25 Years of Todd Miller
It’s hard to believe that as Allen celebrates its 35th year in business that Todd Miller, VP of Technical Services, has been here for 25 of those years. Today we partied like it’s 1991 (the year he got hired), and now we want to share with the world how much we love working with this guy. If you’ve only met Todd once or twice, you might know how smart and hardworking he is, but you may not have seen his sense of humor at work.
We’ve gathered stories from around the company to help you get to know him better. Thanks to the creative photo editing of his team, we’ve also been able to include some stellar photos of Todd between the stories. If you’ve got your own Todd story, please leave it in the comments!
Michael Noble, CLO and EVP
Congratulations on your 25th! How is that possible? It’s an honor to work with one of the absolute best technical minds and best human beings I’ve ever known. During our first decade of working together, I recall countless rescue missions. Despite the late nights or early mornings, you were always focused on solving problems and doing the right thing for clients. In fact, I’ve heard clients speak your name with reverence and I know it’s because of all of those project miracles.
Our second decade together has been a little more fun and a little more strategic. I think our team and our clients have benefited so much from your expertise and leadership. Under your direction, our technical capabilities have given us a significant advantage and helped established AllenComm’s place in the industry. Here’s to the next 25 years of collaboration, innovation and laughter.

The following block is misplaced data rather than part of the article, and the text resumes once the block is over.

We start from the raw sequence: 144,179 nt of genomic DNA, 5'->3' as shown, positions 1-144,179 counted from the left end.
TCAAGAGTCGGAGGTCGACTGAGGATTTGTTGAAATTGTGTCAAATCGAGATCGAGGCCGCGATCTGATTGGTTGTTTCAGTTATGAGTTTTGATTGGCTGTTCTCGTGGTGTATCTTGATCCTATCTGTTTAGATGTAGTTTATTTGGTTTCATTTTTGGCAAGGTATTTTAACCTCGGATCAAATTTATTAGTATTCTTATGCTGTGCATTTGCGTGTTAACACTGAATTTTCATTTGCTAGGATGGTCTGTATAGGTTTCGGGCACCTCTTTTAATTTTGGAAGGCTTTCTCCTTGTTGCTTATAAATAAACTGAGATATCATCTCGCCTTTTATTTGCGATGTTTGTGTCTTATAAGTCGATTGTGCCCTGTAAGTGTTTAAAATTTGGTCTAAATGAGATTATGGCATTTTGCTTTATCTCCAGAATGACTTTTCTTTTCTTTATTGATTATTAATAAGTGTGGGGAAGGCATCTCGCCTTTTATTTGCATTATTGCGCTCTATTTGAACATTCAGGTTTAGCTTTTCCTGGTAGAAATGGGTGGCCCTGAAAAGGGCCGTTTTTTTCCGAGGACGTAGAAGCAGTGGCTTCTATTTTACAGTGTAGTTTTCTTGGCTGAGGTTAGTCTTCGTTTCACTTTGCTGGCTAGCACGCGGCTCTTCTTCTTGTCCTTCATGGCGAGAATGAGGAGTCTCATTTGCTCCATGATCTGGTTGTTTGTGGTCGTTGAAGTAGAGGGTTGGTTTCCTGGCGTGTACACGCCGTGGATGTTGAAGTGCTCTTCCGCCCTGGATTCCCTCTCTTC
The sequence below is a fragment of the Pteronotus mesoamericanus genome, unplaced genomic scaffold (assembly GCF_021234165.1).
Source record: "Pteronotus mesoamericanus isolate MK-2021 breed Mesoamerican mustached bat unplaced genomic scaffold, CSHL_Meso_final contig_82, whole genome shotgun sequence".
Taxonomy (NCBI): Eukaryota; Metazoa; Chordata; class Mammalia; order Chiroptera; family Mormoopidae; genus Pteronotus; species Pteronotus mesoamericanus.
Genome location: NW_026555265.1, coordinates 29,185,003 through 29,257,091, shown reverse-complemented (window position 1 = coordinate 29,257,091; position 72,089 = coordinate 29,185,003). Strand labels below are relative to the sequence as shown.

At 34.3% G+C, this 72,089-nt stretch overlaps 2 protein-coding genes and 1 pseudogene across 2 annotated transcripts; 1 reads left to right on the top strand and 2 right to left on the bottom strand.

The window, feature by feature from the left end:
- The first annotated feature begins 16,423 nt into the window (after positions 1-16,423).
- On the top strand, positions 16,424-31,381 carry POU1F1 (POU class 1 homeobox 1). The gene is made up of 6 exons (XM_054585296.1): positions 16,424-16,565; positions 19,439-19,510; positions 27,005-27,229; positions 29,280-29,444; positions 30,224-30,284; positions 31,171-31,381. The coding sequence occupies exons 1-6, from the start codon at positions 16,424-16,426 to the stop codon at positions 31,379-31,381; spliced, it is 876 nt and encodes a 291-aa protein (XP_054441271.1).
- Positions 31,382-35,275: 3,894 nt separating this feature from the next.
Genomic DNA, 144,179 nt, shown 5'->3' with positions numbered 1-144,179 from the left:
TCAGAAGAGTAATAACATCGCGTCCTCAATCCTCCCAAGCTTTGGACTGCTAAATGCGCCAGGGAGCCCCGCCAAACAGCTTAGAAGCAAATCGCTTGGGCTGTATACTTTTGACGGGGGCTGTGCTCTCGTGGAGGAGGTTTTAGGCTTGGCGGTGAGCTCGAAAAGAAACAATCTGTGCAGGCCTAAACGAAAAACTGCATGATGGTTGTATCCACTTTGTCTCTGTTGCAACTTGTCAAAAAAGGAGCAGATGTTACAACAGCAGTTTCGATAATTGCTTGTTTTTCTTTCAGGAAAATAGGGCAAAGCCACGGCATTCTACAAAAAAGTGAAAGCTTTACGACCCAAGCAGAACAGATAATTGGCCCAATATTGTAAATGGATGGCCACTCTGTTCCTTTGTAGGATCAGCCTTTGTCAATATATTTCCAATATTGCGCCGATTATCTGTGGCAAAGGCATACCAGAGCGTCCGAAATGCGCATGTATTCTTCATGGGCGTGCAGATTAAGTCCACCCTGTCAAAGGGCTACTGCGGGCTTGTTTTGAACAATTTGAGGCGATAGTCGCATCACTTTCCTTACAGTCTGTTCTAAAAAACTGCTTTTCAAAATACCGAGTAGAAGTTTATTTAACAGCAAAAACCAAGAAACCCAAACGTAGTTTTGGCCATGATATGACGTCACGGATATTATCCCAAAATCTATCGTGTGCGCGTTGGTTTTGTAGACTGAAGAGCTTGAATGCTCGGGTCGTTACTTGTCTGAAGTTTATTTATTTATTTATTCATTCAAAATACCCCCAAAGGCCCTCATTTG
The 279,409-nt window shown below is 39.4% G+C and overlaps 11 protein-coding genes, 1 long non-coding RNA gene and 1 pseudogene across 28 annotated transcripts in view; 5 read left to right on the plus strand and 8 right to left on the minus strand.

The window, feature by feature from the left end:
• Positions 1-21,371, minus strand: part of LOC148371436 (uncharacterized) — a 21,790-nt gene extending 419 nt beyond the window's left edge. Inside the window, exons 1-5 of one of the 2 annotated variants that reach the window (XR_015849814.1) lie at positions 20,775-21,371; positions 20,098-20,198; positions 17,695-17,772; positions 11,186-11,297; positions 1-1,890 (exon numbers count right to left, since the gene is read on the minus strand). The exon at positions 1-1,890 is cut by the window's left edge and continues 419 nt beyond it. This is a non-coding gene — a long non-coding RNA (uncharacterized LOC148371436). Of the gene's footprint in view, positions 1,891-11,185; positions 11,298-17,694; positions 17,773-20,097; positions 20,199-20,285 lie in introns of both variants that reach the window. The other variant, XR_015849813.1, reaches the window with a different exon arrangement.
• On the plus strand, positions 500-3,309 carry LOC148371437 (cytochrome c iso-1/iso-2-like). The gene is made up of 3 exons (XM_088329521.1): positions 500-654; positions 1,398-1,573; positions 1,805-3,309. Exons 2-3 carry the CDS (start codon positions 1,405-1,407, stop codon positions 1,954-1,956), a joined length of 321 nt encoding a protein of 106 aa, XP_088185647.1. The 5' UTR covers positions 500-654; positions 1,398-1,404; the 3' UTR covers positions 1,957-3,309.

Todd’s secret life.
Marty Newey, Director of Learning Solutions[Names have been changed to protect the frantic]
Every time we go to one of my clients, their learning manager Ryan asks where Todd is. He has jokingly threatened to stop working with Allen if Todd does not join us for the next trip. Ryan loves Todd because Todd saved Ryan’s job. The program we’d built for them was made for Flash 8, but the Friday before a Monday release to 7,000 stores and over 70,000 people it was discovered that some stores had Flash 7. Several frantic Friday afternoon calls were made from this client with Ryan’s job hanging in the balance. Would it be possible to recreate several courses in Flash 7 over the weekend? Todd and others pulled all nighters over the weekend, and on Sunday afternoon the clouds of despair lifted, and there was Todd with three new Flash 7 courses ready for release.
On another occasion for a different client, they called us frantically, needing multiple courses to launch from a CD that was being shipped that night to Europe to hit a company deadline. Watching Todd work to hit the FedEx deadline brought back memories of watching Joe Montana bring his team down the field in just a minute to win the game. Todd was masterful that day. He is a living legend.
That one time Todd was Neo.
Robert Ward, Project Manager